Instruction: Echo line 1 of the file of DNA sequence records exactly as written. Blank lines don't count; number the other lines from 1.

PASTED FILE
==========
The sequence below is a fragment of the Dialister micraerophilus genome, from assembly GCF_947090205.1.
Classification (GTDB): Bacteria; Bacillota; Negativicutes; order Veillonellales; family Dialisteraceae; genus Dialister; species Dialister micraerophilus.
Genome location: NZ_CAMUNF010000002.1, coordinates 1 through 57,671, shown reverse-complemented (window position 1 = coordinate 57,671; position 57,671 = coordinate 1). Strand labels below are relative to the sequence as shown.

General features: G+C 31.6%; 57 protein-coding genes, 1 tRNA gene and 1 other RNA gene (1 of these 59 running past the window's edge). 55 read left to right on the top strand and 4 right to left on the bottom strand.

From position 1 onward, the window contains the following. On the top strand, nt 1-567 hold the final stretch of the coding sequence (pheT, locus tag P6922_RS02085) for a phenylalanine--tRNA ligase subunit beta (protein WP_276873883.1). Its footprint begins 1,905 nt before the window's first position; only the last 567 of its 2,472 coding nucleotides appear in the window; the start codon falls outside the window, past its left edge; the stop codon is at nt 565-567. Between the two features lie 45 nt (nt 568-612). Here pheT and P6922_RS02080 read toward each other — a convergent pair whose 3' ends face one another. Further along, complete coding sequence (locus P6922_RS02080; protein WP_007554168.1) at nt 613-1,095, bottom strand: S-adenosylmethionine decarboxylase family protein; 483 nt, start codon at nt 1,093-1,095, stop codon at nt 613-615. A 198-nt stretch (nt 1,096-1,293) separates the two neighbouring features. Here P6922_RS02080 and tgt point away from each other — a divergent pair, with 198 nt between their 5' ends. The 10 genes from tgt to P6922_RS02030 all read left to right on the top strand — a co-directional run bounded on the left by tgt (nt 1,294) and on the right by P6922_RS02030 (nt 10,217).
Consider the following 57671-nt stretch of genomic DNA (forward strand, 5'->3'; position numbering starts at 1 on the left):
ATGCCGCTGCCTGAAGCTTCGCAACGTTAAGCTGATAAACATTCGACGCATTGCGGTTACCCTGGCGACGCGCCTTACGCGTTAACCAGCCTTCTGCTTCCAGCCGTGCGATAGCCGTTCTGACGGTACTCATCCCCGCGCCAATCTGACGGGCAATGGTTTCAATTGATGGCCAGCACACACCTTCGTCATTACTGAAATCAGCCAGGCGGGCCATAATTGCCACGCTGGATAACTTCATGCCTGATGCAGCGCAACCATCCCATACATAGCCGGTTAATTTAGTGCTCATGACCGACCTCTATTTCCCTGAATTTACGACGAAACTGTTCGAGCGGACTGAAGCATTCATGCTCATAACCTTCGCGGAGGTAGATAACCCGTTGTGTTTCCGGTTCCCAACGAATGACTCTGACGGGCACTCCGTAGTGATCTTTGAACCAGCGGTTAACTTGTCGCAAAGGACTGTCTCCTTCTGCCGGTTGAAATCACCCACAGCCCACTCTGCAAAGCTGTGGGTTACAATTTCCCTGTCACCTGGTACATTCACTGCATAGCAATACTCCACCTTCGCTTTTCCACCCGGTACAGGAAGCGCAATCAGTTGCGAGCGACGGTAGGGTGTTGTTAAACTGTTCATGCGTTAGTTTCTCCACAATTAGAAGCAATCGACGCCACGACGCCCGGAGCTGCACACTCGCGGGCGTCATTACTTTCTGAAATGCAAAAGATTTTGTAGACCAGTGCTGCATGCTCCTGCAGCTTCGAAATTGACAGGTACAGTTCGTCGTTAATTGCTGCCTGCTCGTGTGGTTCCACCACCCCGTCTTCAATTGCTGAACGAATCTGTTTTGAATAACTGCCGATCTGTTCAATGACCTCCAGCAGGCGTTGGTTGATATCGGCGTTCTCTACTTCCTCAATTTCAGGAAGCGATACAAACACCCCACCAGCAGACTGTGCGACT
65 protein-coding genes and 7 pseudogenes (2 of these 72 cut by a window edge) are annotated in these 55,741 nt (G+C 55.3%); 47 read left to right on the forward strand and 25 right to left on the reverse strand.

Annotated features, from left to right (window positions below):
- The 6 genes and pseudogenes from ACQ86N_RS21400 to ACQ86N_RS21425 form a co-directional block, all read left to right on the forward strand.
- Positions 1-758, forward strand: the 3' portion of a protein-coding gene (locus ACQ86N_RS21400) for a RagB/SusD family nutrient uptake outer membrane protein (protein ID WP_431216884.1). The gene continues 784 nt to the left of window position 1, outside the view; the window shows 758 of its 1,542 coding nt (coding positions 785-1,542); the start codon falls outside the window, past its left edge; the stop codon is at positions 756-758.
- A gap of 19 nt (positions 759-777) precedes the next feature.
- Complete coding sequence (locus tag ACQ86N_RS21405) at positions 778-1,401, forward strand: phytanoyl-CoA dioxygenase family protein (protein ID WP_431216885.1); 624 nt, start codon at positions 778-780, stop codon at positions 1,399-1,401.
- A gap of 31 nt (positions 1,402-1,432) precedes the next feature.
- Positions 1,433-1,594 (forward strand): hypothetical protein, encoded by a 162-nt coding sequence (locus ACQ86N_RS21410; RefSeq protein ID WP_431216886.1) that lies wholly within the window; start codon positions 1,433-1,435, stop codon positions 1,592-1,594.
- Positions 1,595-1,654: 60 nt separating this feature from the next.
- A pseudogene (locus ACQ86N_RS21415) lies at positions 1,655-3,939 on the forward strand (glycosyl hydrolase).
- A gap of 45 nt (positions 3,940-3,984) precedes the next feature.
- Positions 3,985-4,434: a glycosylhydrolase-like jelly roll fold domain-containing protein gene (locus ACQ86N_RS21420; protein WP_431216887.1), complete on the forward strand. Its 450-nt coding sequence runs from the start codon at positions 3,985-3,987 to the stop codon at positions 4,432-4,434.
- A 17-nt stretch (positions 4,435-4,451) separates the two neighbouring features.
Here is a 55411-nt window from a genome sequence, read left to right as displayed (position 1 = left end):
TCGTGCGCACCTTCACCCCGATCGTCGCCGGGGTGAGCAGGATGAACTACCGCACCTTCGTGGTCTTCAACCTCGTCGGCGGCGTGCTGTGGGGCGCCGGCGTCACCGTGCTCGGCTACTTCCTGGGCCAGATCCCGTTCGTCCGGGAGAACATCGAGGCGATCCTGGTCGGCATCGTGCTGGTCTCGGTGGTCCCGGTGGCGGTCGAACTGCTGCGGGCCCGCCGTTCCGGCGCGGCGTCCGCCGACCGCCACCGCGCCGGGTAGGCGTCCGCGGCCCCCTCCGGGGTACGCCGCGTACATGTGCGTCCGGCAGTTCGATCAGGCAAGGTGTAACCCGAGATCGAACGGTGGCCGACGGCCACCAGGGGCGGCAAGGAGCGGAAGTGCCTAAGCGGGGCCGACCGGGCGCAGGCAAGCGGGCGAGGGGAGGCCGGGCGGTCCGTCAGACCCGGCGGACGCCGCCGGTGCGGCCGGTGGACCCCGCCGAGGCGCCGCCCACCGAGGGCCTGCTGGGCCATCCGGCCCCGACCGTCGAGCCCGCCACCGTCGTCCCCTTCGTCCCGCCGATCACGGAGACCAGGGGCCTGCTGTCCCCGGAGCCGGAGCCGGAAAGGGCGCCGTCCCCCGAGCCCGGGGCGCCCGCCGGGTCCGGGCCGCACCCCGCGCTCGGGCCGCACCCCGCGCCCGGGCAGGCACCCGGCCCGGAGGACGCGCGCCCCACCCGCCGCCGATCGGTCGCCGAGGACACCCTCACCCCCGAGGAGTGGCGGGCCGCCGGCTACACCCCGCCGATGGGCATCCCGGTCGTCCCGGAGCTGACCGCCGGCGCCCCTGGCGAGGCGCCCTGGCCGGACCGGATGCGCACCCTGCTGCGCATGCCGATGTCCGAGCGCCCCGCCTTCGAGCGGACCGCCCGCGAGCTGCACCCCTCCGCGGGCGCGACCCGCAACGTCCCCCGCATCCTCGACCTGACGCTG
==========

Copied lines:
The sequence below is a fragment of the Dialister micraerophilus genome, from assembly GCF_947090205.1.